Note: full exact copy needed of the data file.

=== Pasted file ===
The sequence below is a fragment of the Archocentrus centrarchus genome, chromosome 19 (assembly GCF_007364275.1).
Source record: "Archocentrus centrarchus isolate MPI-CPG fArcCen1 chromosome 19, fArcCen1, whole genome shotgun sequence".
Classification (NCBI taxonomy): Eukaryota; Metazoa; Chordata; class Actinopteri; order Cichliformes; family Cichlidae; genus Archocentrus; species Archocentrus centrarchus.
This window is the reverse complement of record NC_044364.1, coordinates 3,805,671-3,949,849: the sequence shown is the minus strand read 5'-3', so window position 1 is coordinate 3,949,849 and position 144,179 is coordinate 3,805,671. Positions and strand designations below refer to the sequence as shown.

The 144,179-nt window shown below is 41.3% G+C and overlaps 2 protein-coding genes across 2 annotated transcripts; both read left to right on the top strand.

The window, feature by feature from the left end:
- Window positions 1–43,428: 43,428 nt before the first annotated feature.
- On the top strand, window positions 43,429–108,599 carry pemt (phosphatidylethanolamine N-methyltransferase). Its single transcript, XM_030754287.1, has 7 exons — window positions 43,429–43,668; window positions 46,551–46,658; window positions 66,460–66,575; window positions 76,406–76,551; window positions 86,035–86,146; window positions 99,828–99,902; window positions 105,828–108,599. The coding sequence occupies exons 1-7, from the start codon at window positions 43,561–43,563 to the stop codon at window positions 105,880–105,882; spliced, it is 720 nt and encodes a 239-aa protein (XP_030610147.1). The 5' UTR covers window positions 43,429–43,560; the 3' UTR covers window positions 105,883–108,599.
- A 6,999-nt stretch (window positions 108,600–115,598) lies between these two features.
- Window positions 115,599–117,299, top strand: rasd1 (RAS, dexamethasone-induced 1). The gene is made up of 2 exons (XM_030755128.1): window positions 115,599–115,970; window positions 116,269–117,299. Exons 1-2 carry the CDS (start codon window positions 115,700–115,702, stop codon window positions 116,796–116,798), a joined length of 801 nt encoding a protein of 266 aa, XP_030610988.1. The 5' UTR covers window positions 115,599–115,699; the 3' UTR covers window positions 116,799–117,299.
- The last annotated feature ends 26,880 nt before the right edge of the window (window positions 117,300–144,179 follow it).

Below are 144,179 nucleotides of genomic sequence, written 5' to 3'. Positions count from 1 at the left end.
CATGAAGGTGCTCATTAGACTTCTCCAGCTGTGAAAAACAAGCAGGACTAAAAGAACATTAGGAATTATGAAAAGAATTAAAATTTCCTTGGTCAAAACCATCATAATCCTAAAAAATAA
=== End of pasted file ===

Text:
The sequence below is a fragment of the Archocentrus centrarchus genome, chromosome 19 (assembly GCF_007364275.1).
Source record: "Archocentrus centrarchus isolate MPI-CPG fArcCen1 chromosome 19, fArcCen1, whole genome shotgun sequence".
Classification (NCBI taxonomy): Eukaryota; Metazoa; Chordata; class Actinopteri; order Cichliformes; family Cichlidae; genus Archocentrus; species Archocentrus centrarchus.
This window is the reverse complement of record NC_044364.1, coordinates 3,805,671-3,949,849: the sequence shown is the minus strand read 5'-3', so window position 1 is coordinate 3,949,849 and position 144,179 is coordinate 3,805,671. Positions and strand designations below refer to the sequence as shown.

The 144,179-nt window shown below is 41.3% G+C and overlaps 2 protein-coding genes across 2 annotated transcripts; both read left to right on the top strand.

The window, feature by feature from the left end:
- Window positions 1–43,428: 43,428 nt before the first annotated feature.
- On the top strand, window positions 43,429–108,599 carry pemt (phosphatidylethanolamine N-methyltransferase). Its single transcript, XM_030754287.1, has 7 exons — window positions 43,429–43,668; window positions 46,551–46,658; window positions 66,460–66,575; window positions 76,406–76,551; window positions 86,035–86,146; window positions 99,828–99,902; window positions 105,828–108,599. The coding sequence occupies exons 1-7, from the start codon at window positions 43,561–43,563 to the stop codon at window positions 105,880–105,882; spliced, it is 720 nt and encodes a 239-aa protein (XP_030610147.1). The 5' UTR covers window positions 43,429–43,560; the 3' UTR covers window positions 105,883–108,599.
- A 6,999-nt stretch (window positions 108,600–115,598) lies between these two features.
- Window positions 115,599–117,299, top strand: rasd1 (RAS, dexamethasone-induced 1). The gene is made up of 2 exons (XM_030755128.1): window positions 115,599–115,970; window positions 116,269–117,299. Exons 1-2 carry the CDS (start codon window positions 115,700–115,702, stop codon window positions 116,796–116,798), a joined length of 801 nt encoding a protein of 266 aa, XP_030610988.1. The 5' UTR covers window positions 115,599–115,699; the 3' UTR covers window positions 116,799–117,299.
- The last annotated feature ends 26,880 nt before the right edge of the window (window positions 117,300–144,179 follow it).

Below are 144,179 nucleotides of genomic sequence, written 5' to 3'. Positions count from 1 at the left end.
CATGAAGGTGCTCATTAGACTTCTCCAGCTGTGAAAAACAAGCAGGACTAAAAGAACATTAGGAATTATGAAAAGAATTAAAATTTCCTTGGTCAAAACCATCATAATCCTAAAAAATAA